- to cut (a solid material) so as to form something: to carve a piece of pine.
- to form from a solid material by cutting: to carve a statue out of stone.
- to cut into slices or pieces, as a roast of meat.
- to decorate with designs or figures cut on the surface: The top of the box was beautifully carved with figures of lions and unicorns.
- to cut (a design, figures, etc.) on a surface: Figures of lions and unicorns were carved on the top of the box.
- to make or create for oneself (often followed by out): He carved out a career in business.
- to carve figures, designs, etc.
- to cut meat.
Origin of carve
Examples from the Web for carve-out
The freedom to associate that Feldman mentions is one carve-out that courts have recognized.Morally and Legally, the Right Call in Arizona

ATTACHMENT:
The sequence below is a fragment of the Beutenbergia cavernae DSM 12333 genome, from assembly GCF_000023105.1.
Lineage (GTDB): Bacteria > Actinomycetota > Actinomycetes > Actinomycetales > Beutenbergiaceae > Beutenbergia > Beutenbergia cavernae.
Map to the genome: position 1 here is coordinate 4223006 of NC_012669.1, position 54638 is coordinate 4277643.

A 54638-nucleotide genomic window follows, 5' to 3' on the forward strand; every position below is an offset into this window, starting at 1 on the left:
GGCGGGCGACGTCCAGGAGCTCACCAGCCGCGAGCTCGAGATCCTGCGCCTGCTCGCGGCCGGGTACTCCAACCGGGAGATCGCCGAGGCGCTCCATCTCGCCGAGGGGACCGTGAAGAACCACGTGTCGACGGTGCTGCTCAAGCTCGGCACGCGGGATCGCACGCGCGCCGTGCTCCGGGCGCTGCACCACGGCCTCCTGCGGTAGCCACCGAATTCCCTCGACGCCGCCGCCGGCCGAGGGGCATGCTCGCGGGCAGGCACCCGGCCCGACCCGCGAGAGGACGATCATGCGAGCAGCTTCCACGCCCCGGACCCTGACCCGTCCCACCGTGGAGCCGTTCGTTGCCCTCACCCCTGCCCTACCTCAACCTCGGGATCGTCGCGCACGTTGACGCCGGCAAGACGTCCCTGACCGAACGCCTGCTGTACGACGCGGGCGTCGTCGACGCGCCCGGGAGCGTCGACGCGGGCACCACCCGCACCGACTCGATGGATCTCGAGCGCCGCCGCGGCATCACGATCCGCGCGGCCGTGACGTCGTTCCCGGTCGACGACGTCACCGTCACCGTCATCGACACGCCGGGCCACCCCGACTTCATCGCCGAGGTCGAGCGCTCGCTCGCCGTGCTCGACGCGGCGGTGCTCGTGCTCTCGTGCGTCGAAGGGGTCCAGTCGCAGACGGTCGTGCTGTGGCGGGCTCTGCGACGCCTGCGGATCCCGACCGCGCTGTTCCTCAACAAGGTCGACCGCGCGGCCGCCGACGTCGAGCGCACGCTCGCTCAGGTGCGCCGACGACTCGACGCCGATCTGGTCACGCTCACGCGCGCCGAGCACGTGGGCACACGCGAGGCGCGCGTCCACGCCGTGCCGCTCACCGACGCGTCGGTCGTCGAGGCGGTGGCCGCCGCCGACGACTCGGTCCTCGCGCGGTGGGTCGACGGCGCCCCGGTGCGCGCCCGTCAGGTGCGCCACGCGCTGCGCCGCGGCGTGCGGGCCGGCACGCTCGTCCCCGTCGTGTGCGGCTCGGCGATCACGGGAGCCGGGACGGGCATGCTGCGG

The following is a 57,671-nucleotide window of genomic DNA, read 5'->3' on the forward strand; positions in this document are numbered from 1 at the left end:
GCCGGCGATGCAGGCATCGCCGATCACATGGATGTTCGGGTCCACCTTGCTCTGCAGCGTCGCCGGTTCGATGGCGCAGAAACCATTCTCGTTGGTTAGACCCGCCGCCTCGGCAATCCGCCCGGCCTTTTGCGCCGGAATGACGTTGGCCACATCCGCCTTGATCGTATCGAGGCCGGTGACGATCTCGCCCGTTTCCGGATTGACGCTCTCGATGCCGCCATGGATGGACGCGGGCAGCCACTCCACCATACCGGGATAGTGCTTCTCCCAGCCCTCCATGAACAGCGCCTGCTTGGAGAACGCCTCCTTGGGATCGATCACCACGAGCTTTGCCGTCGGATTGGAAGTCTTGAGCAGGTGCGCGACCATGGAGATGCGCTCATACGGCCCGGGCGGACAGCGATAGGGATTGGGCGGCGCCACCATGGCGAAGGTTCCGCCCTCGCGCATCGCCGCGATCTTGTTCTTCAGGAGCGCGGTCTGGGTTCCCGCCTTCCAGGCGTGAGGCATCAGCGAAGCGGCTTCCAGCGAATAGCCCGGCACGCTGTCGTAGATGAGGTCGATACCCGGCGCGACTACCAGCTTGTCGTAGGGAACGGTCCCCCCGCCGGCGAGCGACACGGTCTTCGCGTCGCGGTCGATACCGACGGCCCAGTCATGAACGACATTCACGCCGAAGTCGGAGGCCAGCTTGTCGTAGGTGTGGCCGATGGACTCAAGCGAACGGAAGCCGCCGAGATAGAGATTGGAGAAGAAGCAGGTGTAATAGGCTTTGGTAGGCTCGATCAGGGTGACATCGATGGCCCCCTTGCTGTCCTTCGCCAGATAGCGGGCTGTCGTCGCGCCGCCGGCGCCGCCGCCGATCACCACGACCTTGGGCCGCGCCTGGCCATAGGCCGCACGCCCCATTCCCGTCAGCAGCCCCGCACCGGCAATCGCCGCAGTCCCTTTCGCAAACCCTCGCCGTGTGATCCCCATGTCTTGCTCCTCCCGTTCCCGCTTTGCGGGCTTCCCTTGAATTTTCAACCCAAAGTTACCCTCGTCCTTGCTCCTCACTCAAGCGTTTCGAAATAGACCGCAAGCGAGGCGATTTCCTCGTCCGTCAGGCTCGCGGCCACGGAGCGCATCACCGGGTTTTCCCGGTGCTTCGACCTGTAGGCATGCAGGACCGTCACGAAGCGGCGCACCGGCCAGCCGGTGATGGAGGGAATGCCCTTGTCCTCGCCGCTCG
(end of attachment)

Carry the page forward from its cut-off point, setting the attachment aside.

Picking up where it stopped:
February 27, 2014
Republicans know these “carve-out” accounts are anathema to most Democrats and impossible with a Democratic president.The Coming Democratic Split on Social Security
August 19, 2010
- (tr) to cut or chip in order to form somethingto carve wood
- to decorate or form (something) by cutting or chippingto carve statues
- to slice (meat) into piecesto carve a turkey
Word Origin and History for carve-out
Old English ceorfan (class III strong verb; past tense cearf, past participle corfen) "to cut, cut down, slay; to carve, cut out, engrave," from West Germanic *kerfan (cf. Old Frisian kerva, Middle Dutch and Dutch kerven, German kerben "to cut, notch"), from PIE root *gerbh- "to scratch," making carve the English cognate of Greek graphein "to write," originally "to scratch" on clay tablets with a stylus.
Once extensively used, most senses now usurped by cut (v.). Meaning specialized to sculpture, meat, etc., by 16c. Related: Carved; carving. Original strong conjugation has been abandoned, but archaic carven lingers.